Motion control involves sensing and controlling movements: the position of a work piece, the speed of a system, the rotational speed of a motor, or all of this at once. Technology is making rapid strides, and only one thing seems hard to control right now: the motion control market itself.
According to a recent study by ARC consulting, while sales of motion control systems rose 45 percent in 2010, the market came almost to a standstill in 2011. This is a result of the tsunami in Japan, slower growth in China and decreased investment in the semiconductor market. However, Sal Spada, author of the ARC study General Motion Control Worldwide Outlook, sees no reason for concern: “Manufacturers are increasingly looking for automation solutions that adapt flexibly to production environments, improve product quality and reduce costs and time-to-market,” says Spada. Ever smaller products and the rise in batch production make it “basically impossible to achieve the necessary production speeds with human workers.” This trend will generate growing demand for motion control, especially from the automobile sector, mechanical engineering and the printing industry. However, takeovers and partnerships have made the atmosphere among suppliers tenser, and new competitors have also conquered significant market share.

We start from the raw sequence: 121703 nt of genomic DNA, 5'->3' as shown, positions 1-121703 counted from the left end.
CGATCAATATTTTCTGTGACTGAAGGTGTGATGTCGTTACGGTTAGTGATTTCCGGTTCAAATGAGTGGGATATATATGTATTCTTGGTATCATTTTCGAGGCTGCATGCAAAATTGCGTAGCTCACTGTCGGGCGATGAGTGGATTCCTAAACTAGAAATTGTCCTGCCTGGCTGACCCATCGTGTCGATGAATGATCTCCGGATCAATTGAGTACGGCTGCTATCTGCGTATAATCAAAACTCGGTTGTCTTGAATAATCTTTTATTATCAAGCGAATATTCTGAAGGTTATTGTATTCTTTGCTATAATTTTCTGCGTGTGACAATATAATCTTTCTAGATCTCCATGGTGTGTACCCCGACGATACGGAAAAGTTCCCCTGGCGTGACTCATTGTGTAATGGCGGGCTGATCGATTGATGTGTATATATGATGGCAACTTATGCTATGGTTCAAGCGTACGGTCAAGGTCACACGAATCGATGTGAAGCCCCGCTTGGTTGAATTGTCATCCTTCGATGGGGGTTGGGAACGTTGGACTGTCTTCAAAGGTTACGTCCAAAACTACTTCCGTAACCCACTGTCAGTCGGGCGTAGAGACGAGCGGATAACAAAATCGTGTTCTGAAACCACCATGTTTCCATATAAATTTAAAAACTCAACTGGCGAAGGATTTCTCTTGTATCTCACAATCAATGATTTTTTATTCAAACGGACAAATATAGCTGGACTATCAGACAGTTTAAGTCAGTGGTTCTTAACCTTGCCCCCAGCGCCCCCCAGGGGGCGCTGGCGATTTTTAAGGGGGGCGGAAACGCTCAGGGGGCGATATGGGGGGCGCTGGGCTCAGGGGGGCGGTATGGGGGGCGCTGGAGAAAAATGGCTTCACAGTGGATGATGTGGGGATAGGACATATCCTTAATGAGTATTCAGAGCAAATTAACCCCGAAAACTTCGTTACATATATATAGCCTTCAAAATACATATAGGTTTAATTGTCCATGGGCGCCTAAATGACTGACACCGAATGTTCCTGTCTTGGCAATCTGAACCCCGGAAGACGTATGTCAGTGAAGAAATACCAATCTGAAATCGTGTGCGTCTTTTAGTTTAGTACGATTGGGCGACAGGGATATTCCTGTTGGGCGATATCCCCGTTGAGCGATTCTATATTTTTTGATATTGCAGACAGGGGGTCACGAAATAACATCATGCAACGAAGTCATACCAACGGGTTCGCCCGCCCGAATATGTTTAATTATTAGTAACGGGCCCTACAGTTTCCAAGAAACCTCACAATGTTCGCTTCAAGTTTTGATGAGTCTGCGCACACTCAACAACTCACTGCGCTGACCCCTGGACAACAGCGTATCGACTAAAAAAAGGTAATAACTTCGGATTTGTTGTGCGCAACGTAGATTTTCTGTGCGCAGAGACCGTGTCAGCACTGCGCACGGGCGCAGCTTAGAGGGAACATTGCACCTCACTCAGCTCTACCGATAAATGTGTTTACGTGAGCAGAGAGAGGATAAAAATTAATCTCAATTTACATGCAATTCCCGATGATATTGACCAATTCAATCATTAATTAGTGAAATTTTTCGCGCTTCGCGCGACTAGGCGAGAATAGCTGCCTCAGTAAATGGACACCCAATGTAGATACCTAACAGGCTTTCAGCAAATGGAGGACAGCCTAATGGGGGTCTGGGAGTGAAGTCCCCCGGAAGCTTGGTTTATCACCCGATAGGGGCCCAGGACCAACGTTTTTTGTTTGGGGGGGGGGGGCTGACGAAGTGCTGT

A large portion of the global motion control sector steps up for this competition at HANNOVER MESSE 2013. Global players such as Schneider Electric, Beckhoff Automation, Kollmorgen and Siemens are participating, along with Mitsubishi Electric and Parker Hannifin. Halls 14 and 15 are devoted to manufacturing and process automation: Visitors can experience motion control in action, and companies including SEW-EURODRIVE, Getriebebau NORD, Danfoss, Bonfiglioli and Lenze are presenting their products.